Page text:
If you're willing to let someone operate on your eyes with a laser, what's the one thing they better have? Steady hands are important, sure, but how about experience? All told, The LASIK Vision Institute's doctors have performed more than one million eye surgeries at 57 locations nationwide. Across its network, the company has independent veteran surgeons who are all LASIK experts.
Technology has played a major role in LVI?s success, as well. Each location relies on FDA-approved laser technology that results in minimal discomfort and short recovery times, in addition to helping many patients see 20/20 or better.
Started in 1961 by Dr. Stanley Pearle, the nationally recognized and trusted franchise now operates in nearly 800 company and franchise locations nationwide. The master visionaries at Pearle are well trained in assisting all bespectacled beings, from casual librarians to picky, temperamental Cyclopes. Equip a corrective pair of Essentials frames starting at $99.95, or slip on a pair of designer eye enhancers, such as those by Anne Klein and DKNY ($149.95+) or Versace ($205+). Single-vision lenses adjust a singular field of vision ($120 for plastic scratch-resistant), while specialty PearleTHIN complete lenses ($215) are lightweight heavyweights.
Optometrist James McCrum enjoys his job so much he lives at the office. Literally. As documented in a 2005 feature in Pacific Northwest Magazine, Dr. McCrum and his wife, Paula Whelan, converted the bare walls of what used to be a commercial building into a modern, urban-chic home office where they can live upstairs and work downstairs. The daunting project took a year and a half—about three times as long as they had originally planned. Whelan called upon her instincts as an artist to help design the 1,700-square-foot space. She used artwork made from swimming fins and roller skates and installed stair treads that are actually the repurposed rafters from the former building. Vibrant, playful pieces from Whelan's above-garage art studio spill over into the Eyeballs office, where lime-green chairs and bold, red mirrors complement her innovatively painted lampshades and eyewear-inspired artwork. Adding to the fun atmosphere, the reception desk boasts a blackboard where patients can doodle anything they want or copy poems discovered within the eye chart.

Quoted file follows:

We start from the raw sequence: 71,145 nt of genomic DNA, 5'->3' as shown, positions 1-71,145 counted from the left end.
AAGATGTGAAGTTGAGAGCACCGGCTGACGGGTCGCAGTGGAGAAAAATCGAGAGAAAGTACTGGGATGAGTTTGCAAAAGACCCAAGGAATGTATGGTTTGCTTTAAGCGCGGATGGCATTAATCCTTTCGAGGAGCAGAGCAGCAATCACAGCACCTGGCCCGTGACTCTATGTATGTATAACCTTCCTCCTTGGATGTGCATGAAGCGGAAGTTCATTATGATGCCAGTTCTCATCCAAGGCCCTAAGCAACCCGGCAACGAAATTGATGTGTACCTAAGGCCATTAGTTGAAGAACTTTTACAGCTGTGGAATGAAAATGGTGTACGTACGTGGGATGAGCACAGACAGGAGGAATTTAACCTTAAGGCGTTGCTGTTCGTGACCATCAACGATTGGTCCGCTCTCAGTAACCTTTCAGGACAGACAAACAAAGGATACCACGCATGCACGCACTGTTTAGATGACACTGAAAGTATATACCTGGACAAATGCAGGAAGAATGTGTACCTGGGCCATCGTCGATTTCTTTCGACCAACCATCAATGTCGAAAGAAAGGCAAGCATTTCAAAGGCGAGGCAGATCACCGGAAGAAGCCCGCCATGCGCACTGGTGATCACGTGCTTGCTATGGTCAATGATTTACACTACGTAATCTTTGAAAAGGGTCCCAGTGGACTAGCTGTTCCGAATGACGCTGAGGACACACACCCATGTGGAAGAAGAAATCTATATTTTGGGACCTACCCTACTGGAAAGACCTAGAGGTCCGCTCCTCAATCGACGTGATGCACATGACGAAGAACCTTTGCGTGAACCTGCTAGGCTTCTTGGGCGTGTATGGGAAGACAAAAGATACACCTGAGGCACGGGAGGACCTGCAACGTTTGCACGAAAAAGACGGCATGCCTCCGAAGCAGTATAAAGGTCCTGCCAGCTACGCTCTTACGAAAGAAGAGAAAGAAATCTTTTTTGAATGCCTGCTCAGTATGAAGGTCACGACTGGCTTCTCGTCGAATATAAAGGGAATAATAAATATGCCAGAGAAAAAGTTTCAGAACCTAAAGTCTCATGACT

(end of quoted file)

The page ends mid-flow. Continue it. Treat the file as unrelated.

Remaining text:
And the decor isn't the only aspect of the shop with a decidedly vivacious vibe. The lighthearted, friendly staff aims to make shopping for glasses fun and encourages leisurely browsing of boutique frames neatly arranged in drawers and open wall displays. Together with fellow optometrist Dr. Chris Hettinger, Dr. McCrum does his part to make each guest's visit a pleasant one by using a state-of-the-art retinal camera to check for issues such as diabetic retinopathy and macular degeneration.
At Spex in the City, Dr. Mark J. Hamilton and Dr. Cathy Tran lead their team in framing faces with trendy yet functional eyewear. The optometric physicians begin by examining eyes and conjuring up prescriptions that correct nearsighted, farsighted, or age-related vision problems, as well as those caused by wearing View-Masters as glasses. From there, frame stylists step in to help clients select complementary frames from D&G, Oakley, Tom Ford, and other major designers. Technicians at the in-house laboratory can craft the custom eyewear in as little as one hour, treating Zeiss prescription lenses with luxurious extras such as progressive thickness, antiglare coating, and the ability to discern dreams from reality.:
With more than two decades of experience in refractive vision-correcting surgeries and eye-health services, Dr. Stephen G. Phillips has cleared blurry sight from patients of all professions in Seattle. Surgeons, architects, teachers, attorneys, and fellow ophthalmologists have entrusted their eyes to Dr. Phillips's steady hands and arsenal of technologies. OPD-Scans chart the entire topography of the eye, giving the doctor a high-resolution display of 1,440 points of measurement, while a refractive power analyzer captures the subtle nuances of the front of the eye without revealing the patients' most-viewed television channels.